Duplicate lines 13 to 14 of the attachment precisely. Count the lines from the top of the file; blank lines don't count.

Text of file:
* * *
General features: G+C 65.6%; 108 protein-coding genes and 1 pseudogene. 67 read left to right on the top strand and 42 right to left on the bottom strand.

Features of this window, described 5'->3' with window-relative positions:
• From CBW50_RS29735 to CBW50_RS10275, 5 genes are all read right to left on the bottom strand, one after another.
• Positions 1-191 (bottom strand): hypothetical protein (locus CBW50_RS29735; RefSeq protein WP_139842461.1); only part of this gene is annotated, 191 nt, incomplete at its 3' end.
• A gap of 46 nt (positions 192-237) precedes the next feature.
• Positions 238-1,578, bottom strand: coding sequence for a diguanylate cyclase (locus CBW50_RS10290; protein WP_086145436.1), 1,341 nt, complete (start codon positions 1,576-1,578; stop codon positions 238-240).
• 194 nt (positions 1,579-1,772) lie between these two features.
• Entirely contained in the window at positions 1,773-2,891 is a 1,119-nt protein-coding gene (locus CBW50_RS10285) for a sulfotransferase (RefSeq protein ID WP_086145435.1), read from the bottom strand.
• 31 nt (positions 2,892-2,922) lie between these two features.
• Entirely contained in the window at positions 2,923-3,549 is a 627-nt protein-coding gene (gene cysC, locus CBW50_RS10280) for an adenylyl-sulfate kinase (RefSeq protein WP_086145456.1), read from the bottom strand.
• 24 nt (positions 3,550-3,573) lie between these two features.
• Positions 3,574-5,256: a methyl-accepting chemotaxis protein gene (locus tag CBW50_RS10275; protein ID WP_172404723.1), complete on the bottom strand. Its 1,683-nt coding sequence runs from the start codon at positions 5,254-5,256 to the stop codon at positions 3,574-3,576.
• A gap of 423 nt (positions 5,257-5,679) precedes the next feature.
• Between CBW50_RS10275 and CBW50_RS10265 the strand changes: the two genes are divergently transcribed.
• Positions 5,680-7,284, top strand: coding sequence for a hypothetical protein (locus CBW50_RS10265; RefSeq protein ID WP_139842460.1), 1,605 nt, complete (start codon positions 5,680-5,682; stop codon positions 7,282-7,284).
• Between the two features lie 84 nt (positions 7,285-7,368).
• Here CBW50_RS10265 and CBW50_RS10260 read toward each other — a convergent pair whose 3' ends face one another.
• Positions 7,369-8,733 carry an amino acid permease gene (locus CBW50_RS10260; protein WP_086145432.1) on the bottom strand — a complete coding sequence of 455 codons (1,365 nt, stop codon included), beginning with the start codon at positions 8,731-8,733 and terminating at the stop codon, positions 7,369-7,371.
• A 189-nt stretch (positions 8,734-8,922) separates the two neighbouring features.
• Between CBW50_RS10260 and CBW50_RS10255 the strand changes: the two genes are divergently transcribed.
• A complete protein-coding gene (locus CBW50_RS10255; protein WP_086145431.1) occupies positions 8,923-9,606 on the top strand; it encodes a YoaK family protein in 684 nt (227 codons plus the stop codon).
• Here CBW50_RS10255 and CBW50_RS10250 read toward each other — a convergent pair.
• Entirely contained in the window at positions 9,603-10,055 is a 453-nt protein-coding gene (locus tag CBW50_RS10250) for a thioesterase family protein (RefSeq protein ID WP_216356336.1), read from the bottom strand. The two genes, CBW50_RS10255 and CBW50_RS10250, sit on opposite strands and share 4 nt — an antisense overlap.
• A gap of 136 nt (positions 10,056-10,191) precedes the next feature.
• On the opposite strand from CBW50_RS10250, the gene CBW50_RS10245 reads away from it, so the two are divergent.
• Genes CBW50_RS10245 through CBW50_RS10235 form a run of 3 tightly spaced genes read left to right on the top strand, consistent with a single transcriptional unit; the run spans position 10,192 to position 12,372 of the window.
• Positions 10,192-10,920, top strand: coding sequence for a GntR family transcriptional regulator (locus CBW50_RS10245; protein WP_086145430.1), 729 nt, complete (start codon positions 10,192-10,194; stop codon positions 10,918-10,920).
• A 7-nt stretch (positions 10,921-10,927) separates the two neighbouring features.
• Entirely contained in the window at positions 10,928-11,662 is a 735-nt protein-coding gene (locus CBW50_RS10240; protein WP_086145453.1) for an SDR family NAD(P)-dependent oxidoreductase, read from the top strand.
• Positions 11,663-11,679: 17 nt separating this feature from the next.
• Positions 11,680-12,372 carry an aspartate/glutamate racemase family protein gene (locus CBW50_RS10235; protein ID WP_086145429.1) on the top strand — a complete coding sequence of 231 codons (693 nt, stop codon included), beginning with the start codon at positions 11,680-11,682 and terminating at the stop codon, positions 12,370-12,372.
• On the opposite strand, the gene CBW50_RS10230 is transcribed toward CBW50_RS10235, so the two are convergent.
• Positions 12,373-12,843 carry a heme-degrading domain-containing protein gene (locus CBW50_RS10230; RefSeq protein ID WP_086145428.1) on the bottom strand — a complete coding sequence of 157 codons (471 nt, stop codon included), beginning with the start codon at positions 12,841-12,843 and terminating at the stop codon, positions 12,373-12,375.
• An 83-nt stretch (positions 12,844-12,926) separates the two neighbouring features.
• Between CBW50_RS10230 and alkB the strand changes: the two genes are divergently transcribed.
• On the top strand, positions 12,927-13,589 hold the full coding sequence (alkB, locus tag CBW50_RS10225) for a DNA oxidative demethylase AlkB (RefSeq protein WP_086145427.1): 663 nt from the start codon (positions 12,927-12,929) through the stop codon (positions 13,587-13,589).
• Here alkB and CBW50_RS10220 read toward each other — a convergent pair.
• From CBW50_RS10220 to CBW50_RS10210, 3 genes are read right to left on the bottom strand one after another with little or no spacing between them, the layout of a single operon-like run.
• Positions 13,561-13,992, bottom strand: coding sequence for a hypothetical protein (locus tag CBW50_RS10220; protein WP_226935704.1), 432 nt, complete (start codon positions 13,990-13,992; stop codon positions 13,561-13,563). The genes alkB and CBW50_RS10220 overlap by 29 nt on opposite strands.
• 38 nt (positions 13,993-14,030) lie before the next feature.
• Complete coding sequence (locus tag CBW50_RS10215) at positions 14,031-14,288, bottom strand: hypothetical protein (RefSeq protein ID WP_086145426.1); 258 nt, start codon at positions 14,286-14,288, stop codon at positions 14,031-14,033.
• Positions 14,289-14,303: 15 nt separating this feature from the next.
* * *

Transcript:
• A gap of 423 nt (positions 5,257-5,679) precedes the next feature.
• Between CBW50_RS10275 and CBW50_RS10265 the strand changes: the two genes are divergently transcribed.